I think the implied argument here is that minority physicians are more willing to accept lower fees and worse working conditions. So instead of improving fees and working conditions for all, we should train more people who, presumably for altruistic reasons, are willing to sacrifice more. It’s cheaper that way.

      • Dr. Drake Ramoray

        I am a minority physician, and first generation native born American. Apparently I don’t fit their mold. Most endocrinologists don’t either. The Endocrine Society Meetings could fairly be mistaken for the UN.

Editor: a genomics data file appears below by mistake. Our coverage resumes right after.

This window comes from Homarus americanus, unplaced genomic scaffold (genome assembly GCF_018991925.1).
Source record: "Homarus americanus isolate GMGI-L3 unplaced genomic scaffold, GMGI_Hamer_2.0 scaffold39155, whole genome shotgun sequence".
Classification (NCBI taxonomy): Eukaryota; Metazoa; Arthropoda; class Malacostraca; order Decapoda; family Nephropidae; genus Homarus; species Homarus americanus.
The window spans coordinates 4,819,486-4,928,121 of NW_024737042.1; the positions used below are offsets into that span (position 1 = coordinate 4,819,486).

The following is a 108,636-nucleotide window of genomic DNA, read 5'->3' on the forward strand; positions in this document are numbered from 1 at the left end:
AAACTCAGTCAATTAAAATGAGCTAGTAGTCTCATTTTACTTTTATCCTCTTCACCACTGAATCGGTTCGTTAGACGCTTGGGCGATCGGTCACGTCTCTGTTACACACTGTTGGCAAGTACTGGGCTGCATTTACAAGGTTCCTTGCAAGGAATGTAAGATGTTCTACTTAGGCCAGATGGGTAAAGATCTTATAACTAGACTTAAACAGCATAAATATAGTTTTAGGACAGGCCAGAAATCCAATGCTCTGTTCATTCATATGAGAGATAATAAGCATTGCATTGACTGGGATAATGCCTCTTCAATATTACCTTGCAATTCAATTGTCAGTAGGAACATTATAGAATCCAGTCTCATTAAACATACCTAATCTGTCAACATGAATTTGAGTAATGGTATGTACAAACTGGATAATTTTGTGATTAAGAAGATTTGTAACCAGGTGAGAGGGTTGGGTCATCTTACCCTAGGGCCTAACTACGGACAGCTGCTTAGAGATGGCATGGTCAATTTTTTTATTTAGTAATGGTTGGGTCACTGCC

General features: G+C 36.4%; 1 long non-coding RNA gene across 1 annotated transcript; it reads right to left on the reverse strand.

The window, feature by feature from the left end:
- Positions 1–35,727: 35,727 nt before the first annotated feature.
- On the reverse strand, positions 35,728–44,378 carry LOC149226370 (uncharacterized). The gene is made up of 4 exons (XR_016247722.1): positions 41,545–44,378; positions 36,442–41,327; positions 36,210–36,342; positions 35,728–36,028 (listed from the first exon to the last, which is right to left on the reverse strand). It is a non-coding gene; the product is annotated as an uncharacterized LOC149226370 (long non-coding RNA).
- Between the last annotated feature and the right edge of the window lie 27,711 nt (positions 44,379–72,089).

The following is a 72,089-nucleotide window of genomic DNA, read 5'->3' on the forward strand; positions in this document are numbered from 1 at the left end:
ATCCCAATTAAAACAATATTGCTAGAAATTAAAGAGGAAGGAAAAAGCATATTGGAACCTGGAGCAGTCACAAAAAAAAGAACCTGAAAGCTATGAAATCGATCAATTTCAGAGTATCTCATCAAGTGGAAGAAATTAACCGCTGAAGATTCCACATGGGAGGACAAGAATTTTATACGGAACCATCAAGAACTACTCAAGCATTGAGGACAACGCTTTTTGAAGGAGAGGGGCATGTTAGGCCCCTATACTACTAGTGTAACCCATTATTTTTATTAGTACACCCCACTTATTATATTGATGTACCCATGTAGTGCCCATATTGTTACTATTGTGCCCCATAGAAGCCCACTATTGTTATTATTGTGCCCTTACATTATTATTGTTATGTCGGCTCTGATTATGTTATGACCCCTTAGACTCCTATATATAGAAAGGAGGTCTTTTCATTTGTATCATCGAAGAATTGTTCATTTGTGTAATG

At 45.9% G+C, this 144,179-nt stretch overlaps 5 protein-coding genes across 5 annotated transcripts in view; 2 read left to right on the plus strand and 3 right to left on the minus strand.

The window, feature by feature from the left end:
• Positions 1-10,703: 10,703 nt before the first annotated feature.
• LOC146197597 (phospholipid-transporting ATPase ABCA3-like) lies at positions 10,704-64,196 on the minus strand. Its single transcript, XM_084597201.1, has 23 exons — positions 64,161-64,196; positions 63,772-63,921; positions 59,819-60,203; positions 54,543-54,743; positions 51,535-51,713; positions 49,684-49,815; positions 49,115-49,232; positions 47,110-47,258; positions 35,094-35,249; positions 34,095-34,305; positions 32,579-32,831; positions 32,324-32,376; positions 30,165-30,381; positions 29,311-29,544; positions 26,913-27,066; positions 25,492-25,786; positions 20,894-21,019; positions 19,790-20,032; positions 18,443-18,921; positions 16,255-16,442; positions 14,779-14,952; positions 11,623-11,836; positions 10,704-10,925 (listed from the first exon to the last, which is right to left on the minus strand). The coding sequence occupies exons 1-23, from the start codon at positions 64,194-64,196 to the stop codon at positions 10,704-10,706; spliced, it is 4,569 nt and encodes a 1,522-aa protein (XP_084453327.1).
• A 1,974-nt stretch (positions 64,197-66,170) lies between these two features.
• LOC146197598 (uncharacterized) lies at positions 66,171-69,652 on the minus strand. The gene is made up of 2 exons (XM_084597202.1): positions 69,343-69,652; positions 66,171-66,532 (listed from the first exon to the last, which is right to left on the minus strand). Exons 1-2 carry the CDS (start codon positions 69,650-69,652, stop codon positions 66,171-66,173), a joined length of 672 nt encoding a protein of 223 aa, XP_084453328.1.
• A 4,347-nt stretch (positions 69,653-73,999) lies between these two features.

• Margalit Gur-Arie

          Not sure anybody fits that mold….

          • ninguem

            The old Yankee doc who was Chief of Staff at the hospital where I was born, and practiced there for a while.

            Slender, tall, ramrod-straight, Oxford shirt, bow tie, khaki pants, buck oxford shoes, a Harvard uniform at one time.

            He came from an old Yankee family that had been rich since forever, old interests in establishment law (city legal in-house counsel, land use, the lawyers who didn’t need to advertise). That sort of thing.

            He remarked he was considered the “black sheep of the family” for entering medicine. He got his hands dirty.

            First-generation American from immigrant family is actually a classic fit for “the mold” of an American physicians.

        • ninguem

          Actually, first generation Americans of immigrant parents…..fits the mold for American physicians perfectly.